By Daniel R. Lucey M.D., MPH, FIDSA
In response to a series of questions asked by Science magazine’s Jon Cohen, the Wuhan Institute of Virology’s internationally-renowned bat coronavirus researcher and collaborator (with scientists in the United States, Singapore, and elsewhere), Dr. Zhengli Shi provided key facts about her work. Among questions she addressed were ones related to:
- The SARS virus (2003);
- SARS-CoV-2 (COVID-19);
- Other coronaviruses such as the bat virus RaTG13;
- The investigation of the Wuhan Seafood Market;
- Searching for SARS-CoV-2 in farmed animals and livestock in Hubei province;
- Searching for bat viruses in Hubei province;
- Any unpublished potential gain-of-function laboratory research?
Examples of such key information (quoted) from Dr. Zhengli Shi’s answers to Jon Cohen’s questions in the July 31, 2020 Science story: “Wuhan coronavirus hunter Shi Zhengli speaks out.” The complete list of questions and answers is available in this July 31 story.
- “We have done bat virus surveillance in Hubei Province for many years, but have not found that bats in Wuhan or even the wider Hubei Province carry any coronaviruses that are closely related to SARS-CoV-2. I don’t think the spillover from bats to humans occurred in Wuhan or in Hubei Province,”
- “Under the deployment of Hubei Provincial Government, our team, alongside researchers from Huazhong Agricultural University, collected environmental samples and frozen animal samples in Huanan seafood market. We detected SARS-CoV-2 nucleic acids only in the environmental samples such as roller shutter door handles, the ground and sewage, but not in the animals.”
- “Under the deployment of the Hubei Provincial Government, our team and researchers from Huazhong Agricultural University collected samples of farmed animals and livestock from farms around Wuhan and in other places in Hubei Province. We did not detect any SARS-CoV-2 nucleic acids in these samples.”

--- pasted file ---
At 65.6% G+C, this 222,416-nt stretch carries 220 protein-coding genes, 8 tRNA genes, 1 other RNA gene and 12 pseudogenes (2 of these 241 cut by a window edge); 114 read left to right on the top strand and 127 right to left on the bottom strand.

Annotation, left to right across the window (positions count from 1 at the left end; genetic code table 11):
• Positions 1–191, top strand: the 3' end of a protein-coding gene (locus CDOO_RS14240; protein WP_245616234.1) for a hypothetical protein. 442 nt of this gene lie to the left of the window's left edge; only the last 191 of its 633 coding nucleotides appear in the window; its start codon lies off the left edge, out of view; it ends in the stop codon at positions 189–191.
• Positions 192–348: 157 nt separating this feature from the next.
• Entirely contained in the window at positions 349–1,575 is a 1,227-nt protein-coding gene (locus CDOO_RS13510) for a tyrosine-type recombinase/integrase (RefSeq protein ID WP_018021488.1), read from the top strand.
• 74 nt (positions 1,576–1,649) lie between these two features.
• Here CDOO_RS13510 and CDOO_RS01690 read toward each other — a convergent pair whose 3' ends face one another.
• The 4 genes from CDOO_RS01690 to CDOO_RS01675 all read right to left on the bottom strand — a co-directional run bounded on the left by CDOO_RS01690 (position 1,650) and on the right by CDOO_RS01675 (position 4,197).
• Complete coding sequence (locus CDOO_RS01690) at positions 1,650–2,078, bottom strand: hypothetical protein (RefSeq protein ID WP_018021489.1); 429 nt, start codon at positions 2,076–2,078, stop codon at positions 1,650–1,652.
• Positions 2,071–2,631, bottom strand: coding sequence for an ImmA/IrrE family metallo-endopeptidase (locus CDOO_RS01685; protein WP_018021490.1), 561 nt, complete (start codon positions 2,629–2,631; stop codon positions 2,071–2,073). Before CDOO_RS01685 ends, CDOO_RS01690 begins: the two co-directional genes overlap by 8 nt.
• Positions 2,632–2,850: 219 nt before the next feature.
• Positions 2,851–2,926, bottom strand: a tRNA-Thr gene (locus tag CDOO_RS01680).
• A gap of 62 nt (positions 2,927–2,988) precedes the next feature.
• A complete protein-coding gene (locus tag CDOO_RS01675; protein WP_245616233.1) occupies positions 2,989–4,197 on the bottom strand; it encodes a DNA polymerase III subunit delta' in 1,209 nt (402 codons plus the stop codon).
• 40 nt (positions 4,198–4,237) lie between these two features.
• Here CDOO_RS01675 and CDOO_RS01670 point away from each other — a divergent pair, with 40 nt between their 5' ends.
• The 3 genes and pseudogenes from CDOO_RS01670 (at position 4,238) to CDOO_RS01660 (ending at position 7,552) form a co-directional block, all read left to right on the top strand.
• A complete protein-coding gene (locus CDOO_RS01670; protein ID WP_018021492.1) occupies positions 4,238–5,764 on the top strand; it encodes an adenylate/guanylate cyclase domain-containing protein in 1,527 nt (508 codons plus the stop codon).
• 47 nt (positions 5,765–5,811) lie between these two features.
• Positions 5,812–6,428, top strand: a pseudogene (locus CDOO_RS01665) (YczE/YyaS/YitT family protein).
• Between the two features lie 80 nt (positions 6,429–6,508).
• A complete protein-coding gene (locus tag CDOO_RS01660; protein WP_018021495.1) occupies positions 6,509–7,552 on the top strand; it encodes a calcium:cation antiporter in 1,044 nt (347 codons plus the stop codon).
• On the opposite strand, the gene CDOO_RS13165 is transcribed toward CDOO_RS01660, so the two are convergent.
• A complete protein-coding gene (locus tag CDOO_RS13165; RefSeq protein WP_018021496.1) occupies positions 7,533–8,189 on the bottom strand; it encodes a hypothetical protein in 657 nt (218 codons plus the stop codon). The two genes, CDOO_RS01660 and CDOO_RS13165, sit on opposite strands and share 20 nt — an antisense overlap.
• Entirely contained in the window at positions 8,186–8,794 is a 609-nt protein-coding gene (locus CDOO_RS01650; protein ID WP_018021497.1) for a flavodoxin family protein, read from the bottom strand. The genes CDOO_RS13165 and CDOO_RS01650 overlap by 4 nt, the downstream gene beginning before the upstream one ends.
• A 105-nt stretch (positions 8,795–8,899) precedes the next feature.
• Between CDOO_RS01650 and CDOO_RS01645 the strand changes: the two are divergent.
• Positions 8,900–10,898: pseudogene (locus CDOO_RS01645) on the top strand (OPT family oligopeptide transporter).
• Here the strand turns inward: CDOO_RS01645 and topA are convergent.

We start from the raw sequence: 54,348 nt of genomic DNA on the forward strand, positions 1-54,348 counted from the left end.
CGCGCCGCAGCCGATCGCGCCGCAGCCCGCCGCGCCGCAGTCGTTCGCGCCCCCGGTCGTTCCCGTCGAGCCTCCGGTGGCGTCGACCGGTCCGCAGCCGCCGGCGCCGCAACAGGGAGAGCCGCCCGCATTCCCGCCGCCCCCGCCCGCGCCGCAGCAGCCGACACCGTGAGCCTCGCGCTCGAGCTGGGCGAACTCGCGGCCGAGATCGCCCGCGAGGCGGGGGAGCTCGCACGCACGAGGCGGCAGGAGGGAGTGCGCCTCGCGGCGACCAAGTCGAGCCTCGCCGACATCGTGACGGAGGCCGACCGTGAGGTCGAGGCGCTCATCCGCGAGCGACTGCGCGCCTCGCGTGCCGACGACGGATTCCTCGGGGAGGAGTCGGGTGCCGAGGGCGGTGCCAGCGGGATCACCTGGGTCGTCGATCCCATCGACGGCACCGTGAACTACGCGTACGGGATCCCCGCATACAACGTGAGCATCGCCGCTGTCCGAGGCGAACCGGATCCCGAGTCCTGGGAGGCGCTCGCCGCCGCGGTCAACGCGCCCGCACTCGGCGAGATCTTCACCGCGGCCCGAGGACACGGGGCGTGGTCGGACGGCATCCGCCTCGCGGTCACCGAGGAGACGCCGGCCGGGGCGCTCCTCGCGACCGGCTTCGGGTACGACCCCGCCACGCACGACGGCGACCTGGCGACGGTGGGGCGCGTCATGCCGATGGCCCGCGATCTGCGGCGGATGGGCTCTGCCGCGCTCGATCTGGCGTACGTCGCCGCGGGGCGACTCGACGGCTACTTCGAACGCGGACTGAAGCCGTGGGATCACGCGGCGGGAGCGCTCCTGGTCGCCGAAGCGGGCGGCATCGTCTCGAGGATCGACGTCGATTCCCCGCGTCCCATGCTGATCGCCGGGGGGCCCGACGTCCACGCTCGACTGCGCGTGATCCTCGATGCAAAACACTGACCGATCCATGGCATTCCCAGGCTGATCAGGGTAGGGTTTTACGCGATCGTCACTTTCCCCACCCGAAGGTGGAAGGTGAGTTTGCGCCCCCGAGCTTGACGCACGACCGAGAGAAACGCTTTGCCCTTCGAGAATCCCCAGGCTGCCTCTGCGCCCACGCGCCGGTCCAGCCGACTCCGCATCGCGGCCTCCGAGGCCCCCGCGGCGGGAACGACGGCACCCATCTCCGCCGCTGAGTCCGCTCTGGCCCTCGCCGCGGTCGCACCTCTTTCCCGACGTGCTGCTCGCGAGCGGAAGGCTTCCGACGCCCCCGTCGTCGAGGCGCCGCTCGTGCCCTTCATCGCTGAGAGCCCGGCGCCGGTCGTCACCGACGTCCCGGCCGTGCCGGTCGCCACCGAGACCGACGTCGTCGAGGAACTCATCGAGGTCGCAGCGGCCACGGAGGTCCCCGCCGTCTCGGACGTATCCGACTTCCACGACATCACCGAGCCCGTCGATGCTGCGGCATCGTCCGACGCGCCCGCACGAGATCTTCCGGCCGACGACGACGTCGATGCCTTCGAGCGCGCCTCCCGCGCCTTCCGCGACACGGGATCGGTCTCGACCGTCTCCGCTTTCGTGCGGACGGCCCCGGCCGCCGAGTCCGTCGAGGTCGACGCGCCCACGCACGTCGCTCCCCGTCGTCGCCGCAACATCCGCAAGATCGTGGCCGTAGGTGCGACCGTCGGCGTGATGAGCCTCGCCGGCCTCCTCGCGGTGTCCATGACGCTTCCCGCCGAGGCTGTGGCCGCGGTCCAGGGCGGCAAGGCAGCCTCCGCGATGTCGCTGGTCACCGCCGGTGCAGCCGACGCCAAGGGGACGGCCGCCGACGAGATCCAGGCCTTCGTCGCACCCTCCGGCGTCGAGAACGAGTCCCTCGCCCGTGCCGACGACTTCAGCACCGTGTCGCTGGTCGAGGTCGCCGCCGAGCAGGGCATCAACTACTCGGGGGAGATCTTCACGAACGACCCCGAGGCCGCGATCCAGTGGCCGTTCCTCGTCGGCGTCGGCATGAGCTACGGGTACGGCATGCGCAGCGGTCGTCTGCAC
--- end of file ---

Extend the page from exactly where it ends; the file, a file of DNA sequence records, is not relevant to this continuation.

- “We have isolated three closely-related bat coronaviruses over the last 15 years (here an isolated virus is a live virus which can grow in cultured cells in the laboratory) and all of them are SARS-related coronaviruses. These bat viruses share 79.8% sequence identity and are distantly related to SARS-CoV-2.”
- “We performed in vivo experiments in transgenic (human ACE2 expressing) mice and civets in 2018 and 2019 in the Institute’s biosafety laboratory. The viruses we used were bat SARSr-CoV close to SARS-CoV. Operation of this work was undertaken strictly following the regulations on biosafety management of pathogenic microbes in laboratories in China. The results suggested that bat SARSr-CoV can directly infect civets and can also infect mice with human ACE2 receptors. Yet it showed low pathogenicity in mice and no pathogenicity in civets. These data are being sorted and will be published soon”.
- “Recently we tested the sera from all staff and students in the lab and nobody is infected by either bat SARSr-CoV or SARS-CoV-2. To date, there is “zero infection” of all staff and students in our institute.”
- “Among all the bat samples we collected, the RaTG13 virus was detected in only one single sample. In 2020, we compared the sequence of SARS-CoV-2 and our unpublished bat coronavirus sequences and found it shared a 96.2% identity with RaTG13. RaTG13 has never been isolated or cultured.”
- “No”. (in response to the question: “Did you do or collaborate on any gain-of-function experiments with coronaviruses that were not published, and, if so what are the details?”)
Daniel Lucey, M.D. MPH, FIDSA, FACP, is an infectious diseases physician and adjunct professor of infectious diseases at Georgetown University Medical Center, a senior scholar at the Georgetown University O’Neil Institute, Anthropology Research Associate, Smithsonian Museum of Natural History and a member of the Infectious Diseases Society of America Global Health Committee.He has served as a volunteer medical responder to outbreaks that included the West Africa Ebola crisis. He has collected information on outbreaks starting in 2001 with cases of anthrax in 2001, and including smallpox vaccination 2002, SARS 2003, H5N1 Flu 2004, MERS in 2013, and Ebola in April, 2014, He has gathered, and updated information on the spread of the coronavirus here since Jan. 6.